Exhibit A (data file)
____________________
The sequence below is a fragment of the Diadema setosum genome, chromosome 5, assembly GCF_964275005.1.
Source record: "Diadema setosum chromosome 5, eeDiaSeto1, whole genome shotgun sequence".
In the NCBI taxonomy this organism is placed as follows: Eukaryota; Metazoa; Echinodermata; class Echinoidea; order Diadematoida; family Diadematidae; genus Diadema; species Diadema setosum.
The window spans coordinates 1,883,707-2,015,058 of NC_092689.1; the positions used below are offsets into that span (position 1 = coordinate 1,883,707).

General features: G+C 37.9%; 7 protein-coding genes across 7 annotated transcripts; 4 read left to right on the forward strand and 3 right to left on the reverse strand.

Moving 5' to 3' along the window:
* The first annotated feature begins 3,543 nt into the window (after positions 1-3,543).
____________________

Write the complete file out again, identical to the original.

The sequence below is a fragment of the Diadema setosum genome, chromosome 5, assembly GCF_964275005.1.
Source record: "Diadema setosum chromosome 5, eeDiaSeto1, whole genome shotgun sequence".
In the NCBI taxonomy this organism is placed as follows: Eukaryota; Metazoa; Echinodermata; class Echinoidea; order Diadematoida; family Diadematidae; genus Diadema; species Diadema setosum.
The window spans coordinates 1,883,707-2,015,058 of NC_092689.1; the positions used below are offsets into that span (position 1 = coordinate 1,883,707).

General features: G+C 37.9%; 7 protein-coding genes across 7 annotated transcripts; 4 read left to right on the forward strand and 3 right to left on the reverse strand.

Moving 5' to 3' along the window:
* The first annotated feature begins 3,543 nt into the window (after positions 1-3,543).